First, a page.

Lab: Deploying compute workloads by using images and containers

Student lab manual

Lab scenario

Your organization is seeking a way to automatically create virtual machines (VMs) to run tasks and immediately terminate. You are tasked with evaluating multiple compute services in Microsoft Azure and determining which service can help you automatically create virtualized machines and install custom software on those machines. As a proof of concept, you have decided to try to create VMs from VHD images and container images so that you can compare the two solutions. To keep your proof of concept simple, you will create a special “IP check” application, written in .NET Core, that you will automatically deploy to your machines. Your proof of concept will evaluate the Azure Container Instances and Azure Virtual Machines services.

Objectives

After you complete this lab, you will be able to:

  • Create a VM manually or by using tools in the Azure portal.

  • Deploy a Docker container image to Azure Container Registry.

  • Deploy a container from a container image in Azure Container Registry by using Azure Container Instances.

  • Deploy a VM using an Azure Resource Manager template and a container image in Azure Container Registry.

Lab Setup

  • Estimated Time: 75 minutes

Instructions

Before you start

Sign in to the lab virtual machine

Ensure that you are signed in to your Windows 10 virtual machine using the following credentials:

  • Username: Admin

  • Password: Pa55w.rd

Review installed applications

Observe the taskbar located at the bottom of your Windows 10 desktop. The taskbar contains the icons for the applications you will use in this lab:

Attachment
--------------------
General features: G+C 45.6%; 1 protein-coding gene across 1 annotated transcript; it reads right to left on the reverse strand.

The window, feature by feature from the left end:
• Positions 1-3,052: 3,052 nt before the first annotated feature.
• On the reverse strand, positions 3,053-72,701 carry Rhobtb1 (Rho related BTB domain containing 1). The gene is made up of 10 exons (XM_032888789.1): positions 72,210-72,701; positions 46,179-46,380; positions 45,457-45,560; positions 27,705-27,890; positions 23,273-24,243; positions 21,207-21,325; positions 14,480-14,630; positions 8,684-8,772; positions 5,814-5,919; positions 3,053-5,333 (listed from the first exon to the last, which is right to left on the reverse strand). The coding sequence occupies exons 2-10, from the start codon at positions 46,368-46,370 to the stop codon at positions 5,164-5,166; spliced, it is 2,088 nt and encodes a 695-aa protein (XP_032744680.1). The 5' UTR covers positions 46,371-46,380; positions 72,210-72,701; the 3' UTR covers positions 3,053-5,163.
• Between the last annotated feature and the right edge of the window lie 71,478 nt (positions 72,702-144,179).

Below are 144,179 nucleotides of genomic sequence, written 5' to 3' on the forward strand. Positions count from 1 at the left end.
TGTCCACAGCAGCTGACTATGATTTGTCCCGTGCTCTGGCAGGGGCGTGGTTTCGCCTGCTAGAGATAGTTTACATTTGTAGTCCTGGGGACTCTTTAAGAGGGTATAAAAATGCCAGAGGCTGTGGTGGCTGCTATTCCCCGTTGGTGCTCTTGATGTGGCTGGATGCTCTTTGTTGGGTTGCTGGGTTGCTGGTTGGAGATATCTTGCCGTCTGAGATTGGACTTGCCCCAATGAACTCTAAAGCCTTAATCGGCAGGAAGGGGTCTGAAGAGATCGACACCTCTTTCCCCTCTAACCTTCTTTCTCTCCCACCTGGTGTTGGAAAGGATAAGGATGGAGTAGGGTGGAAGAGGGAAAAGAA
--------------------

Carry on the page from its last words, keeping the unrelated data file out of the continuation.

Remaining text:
• Microsoft Edge

  • File Explorer

Exercise 1: Create a virtual machine using the Azure portal

Task 1: Open the Azure portal

  1. Sign in to the Azure portal (https://portal.azure.com).

  2. If this is your first time signing in to the Azure portal, a dialog box will appear and a tour of the portal will start. Select the Get Started button to skip the tour.

Task 2: Create a resource group

  1. Create a new resource group with the following details:

    1. Name: ContainerCompute

    2. Location: (US) East US

  2. Wait for the creation task to complete before moving forward with this lab.

Task 3: Create a Linux virtual machine resource

  1. Create a new Virtual Machine with the following details:

    • Operating system: Ubuntu Server 18.04 LTS

    • Name: simplevm

    • Disk type: SSD

    • Username: Student

    • Password: StudentPa55w.rd

    • Resource group: ContainerCompute

    • Location: (US) East US

    • Size: Standard B1s

    • Public inbound ports: SSH (22)

  2. Wait for the creation task to complete before moving on with this lab.

Task 4: Validate the virtual machine

  1. Access the simplevm VM that you created earlier in this lab.

  2. Open the Connect to virtual machine pop-up.

  3. Copy the SSH command to connect to the VM by using port 22 and the Public IP address. You will use this command later in this lab.

  4. Open a new Cloud Shell instance in the Azure Portal.

  5. If the Cloud Shell is not already configured, configure the shell for Bash by using the default settings.

  6. Within the Cloud Shell command prompt, use the SSH command that you copied earlier in this lab to connect to the VM by using SSH.

  7. During the connection process, you will receive a warning that the authenticity of the host cannot be verified. Continue connecting to the host. Finally, use the password StudentPa55w.rd when prompted for credentials

  8. When you are connected to the VM, use the following commands to view information about the machine:

    uname -mnipo
    
    uname -srv
    
  9. Close the Cloud Shell pane.

Review

In this exercise, you created a new VM manually by using the Azure portal interface and connected to the VM by using the Cloud Shell and secure shell (SSH).

Exercise 2: Create a virtual machine by using Azure CLI